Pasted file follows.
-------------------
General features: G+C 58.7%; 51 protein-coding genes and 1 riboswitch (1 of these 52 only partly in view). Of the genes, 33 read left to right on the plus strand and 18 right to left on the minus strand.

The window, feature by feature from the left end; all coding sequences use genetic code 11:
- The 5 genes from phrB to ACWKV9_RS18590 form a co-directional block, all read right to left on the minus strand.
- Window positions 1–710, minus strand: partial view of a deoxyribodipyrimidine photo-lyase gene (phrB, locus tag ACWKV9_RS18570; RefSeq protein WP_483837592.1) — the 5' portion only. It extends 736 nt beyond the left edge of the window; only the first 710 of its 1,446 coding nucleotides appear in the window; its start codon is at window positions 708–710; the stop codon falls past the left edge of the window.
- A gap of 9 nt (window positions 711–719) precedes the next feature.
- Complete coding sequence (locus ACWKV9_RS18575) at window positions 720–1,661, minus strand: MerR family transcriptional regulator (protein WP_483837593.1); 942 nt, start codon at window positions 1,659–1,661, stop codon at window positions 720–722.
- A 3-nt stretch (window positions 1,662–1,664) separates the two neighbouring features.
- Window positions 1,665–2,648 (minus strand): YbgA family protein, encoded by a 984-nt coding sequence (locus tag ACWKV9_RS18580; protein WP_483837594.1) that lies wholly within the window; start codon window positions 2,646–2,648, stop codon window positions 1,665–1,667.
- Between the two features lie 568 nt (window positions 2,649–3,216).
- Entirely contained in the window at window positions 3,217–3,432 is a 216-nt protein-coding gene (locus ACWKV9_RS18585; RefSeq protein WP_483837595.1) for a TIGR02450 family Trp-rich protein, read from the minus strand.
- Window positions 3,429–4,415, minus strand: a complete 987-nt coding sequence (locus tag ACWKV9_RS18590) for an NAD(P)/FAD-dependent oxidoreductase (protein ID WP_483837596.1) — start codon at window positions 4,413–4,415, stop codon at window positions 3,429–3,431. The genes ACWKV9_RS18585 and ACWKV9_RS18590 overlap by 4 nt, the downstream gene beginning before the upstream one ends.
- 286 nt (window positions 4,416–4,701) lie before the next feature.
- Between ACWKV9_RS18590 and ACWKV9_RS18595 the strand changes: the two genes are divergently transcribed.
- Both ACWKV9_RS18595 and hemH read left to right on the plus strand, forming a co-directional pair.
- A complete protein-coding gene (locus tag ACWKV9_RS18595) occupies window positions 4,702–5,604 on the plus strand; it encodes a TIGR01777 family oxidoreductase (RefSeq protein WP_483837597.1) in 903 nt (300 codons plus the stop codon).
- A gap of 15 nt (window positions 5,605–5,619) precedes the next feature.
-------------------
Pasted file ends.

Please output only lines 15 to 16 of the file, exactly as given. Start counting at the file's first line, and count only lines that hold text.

- A complete protein-coding gene (locus tag ACWKV9_RS18595) occupies window positions 4,702–5,604 on the plus strand; it encodes a TIGR01777 family oxidoreductase (RefSeq protein WP_483837597.1) in 903 nt (300 codons plus the stop codon).
- A gap of 15 nt (window positions 5,605–5,619) precedes the next feature.